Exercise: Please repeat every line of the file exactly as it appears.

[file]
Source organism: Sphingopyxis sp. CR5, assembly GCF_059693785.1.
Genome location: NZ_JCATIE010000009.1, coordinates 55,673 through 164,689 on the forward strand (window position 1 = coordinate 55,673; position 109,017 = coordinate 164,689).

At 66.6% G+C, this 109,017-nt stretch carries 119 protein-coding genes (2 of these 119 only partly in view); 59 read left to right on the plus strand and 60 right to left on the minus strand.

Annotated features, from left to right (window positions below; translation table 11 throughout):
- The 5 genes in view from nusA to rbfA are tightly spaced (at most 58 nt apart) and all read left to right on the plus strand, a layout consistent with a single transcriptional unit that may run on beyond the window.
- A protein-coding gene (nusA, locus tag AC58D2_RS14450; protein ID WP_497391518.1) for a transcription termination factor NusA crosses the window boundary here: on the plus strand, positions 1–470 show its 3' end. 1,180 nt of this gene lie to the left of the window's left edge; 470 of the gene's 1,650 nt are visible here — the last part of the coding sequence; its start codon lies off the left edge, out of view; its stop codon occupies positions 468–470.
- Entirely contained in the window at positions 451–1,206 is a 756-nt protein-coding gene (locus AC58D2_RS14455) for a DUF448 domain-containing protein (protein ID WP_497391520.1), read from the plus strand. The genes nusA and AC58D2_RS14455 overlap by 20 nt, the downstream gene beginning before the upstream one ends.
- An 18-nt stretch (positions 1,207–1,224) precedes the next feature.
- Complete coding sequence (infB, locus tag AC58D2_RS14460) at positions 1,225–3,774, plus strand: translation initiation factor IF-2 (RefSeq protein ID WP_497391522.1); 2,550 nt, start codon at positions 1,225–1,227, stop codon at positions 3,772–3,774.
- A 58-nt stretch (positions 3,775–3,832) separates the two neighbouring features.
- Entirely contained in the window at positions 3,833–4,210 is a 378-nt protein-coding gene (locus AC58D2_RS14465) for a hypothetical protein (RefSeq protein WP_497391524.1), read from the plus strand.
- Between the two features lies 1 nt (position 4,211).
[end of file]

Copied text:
Source organism: Sphingopyxis sp. CR5, assembly GCF_059693785.1.
Genome location: NZ_JCATIE010000009.1, coordinates 55,673 through 164,689 on the forward strand (window position 1 = coordinate 55,673; position 109,017 = coordinate 164,689).

At 66.6% G+C, this 109,017-nt stretch carries 119 protein-coding genes (2 of these 119 only partly in view); 59 read left to right on the plus strand and 60 right to left on the minus strand.

Annotated features, from left to right (window positions below; translation table 11 throughout):
- The 5 genes in view from nusA to rbfA are tightly spaced (at most 58 nt apart) and all read left to right on the plus strand, a layout consistent with a single transcriptional unit that may run on beyond the window.
- A protein-coding gene (nusA, locus tag AC58D2_RS14450; protein ID WP_497391518.1) for a transcription termination factor NusA crosses the window boundary here: on the plus strand, positions 1–470 show its 3' end. 1,180 nt of this gene lie to the left of the window's left edge; 470 of the gene's 1,650 nt are visible here — the last part of the coding sequence; its start codon lies off the left edge, out of view; its stop codon occupies positions 468–470.
- Entirely contained in the window at positions 451–1,206 is a 756-nt protein-coding gene (locus AC58D2_RS14455) for a DUF448 domain-containing protein (protein ID WP_497391520.1), read from the plus strand. The genes nusA and AC58D2_RS14455 overlap by 20 nt, the downstream gene beginning before the upstream one ends.
- An 18-nt stretch (positions 1,207–1,224) precedes the next feature.
- Complete coding sequence (infB, locus tag AC58D2_RS14460) at positions 1,225–3,774, plus strand: translation initiation factor IF-2 (RefSeq protein ID WP_497391522.1); 2,550 nt, start codon at positions 1,225–1,227, stop codon at positions 3,772–3,774.
- A 58-nt stretch (positions 3,775–3,832) separates the two neighbouring features.
- Entirely contained in the window at positions 3,833–4,210 is a 378-nt protein-coding gene (locus AC58D2_RS14465) for a hypothetical protein (RefSeq protein WP_497391524.1), read from the plus strand.
- Between the two features lies 1 nt (position 4,211).